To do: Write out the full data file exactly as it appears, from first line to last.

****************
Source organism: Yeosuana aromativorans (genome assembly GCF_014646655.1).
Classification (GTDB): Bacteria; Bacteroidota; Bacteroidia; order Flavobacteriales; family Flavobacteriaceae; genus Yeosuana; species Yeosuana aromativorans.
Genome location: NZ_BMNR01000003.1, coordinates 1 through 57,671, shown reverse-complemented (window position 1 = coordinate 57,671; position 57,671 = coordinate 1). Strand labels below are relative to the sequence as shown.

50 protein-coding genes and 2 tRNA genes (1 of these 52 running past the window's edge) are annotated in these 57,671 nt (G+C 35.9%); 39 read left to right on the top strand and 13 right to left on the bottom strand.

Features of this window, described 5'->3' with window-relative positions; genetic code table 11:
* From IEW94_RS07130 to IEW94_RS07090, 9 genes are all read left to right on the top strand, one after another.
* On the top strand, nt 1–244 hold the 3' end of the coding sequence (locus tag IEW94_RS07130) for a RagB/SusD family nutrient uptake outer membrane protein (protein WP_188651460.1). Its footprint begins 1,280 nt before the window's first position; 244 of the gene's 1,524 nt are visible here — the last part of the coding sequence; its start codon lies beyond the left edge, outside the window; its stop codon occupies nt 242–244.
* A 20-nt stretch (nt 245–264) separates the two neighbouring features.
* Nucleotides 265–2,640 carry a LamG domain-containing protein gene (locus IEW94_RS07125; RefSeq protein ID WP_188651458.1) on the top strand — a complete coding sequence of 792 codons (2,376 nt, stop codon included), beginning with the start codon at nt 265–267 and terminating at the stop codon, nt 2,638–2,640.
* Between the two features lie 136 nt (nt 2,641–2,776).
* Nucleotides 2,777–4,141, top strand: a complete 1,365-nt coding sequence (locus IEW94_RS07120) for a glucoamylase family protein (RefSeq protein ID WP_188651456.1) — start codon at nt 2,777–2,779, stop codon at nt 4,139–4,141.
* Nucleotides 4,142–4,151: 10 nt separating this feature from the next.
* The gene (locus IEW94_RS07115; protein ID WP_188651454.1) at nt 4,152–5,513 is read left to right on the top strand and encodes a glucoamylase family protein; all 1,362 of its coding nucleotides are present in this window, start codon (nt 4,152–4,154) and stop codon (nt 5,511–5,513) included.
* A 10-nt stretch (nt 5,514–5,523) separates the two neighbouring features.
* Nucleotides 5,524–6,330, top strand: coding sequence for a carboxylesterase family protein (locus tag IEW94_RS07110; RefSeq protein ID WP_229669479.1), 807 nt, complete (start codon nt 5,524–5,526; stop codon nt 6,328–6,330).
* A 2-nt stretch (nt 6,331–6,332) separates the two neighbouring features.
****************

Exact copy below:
Source organism: Yeosuana aromativorans (genome assembly GCF_014646655.1).
Classification (GTDB): Bacteria; Bacteroidota; Bacteroidia; order Flavobacteriales; family Flavobacteriaceae; genus Yeosuana; species Yeosuana aromativorans.
Genome location: NZ_BMNR01000003.1, coordinates 1 through 57,671, shown reverse-complemented (window position 1 = coordinate 57,671; position 57,671 = coordinate 1). Strand labels below are relative to the sequence as shown.

50 protein-coding genes and 2 tRNA genes (1 of these 52 running past the window's edge) are annotated in these 57,671 nt (G+C 35.9%); 39 read left to right on the top strand and 13 right to left on the bottom strand.

Features of this window, described 5'->3' with window-relative positions; genetic code table 11:
* From IEW94_RS07130 to IEW94_RS07090, 9 genes are all read left to right on the top strand, one after another.
* On the top strand, nt 1–244 hold the 3' end of the coding sequence (locus tag IEW94_RS07130) for a RagB/SusD family nutrient uptake outer membrane protein (protein WP_188651460.1). Its footprint begins 1,280 nt before the window's first position; 244 of the gene's 1,524 nt are visible here — the last part of the coding sequence; its start codon lies beyond the left edge, outside the window; its stop codon occupies nt 242–244.
* A 20-nt stretch (nt 245–264) separates the two neighbouring features.
* Nucleotides 265–2,640 carry a LamG domain-containing protein gene (locus IEW94_RS07125; RefSeq protein ID WP_188651458.1) on the top strand — a complete coding sequence of 792 codons (2,376 nt, stop codon included), beginning with the start codon at nt 265–267 and terminating at the stop codon, nt 2,638–2,640.
* Between the two features lie 136 nt (nt 2,641–2,776).
* Nucleotides 2,777–4,141, top strand: a complete 1,365-nt coding sequence (locus IEW94_RS07120) for a glucoamylase family protein (RefSeq protein ID WP_188651456.1) — start codon at nt 2,777–2,779, stop codon at nt 4,139–4,141.
* Nucleotides 4,142–4,151: 10 nt separating this feature from the next.
* The gene (locus IEW94_RS07115; protein ID WP_188651454.1) at nt 4,152–5,513 is read left to right on the top strand and encodes a glucoamylase family protein; all 1,362 of its coding nucleotides are present in this window, start codon (nt 4,152–4,154) and stop codon (nt 5,511–5,513) included.
* A 10-nt stretch (nt 5,514–5,523) separates the two neighbouring features.
* Nucleotides 5,524–6,330, top strand: coding sequence for a carboxylesterase family protein (locus tag IEW94_RS07110; RefSeq protein ID WP_229669479.1), 807 nt, complete (start codon nt 5,524–5,526; stop codon nt 6,328–6,330).
* A 2-nt stretch (nt 6,331–6,332) separates the two neighbouring features.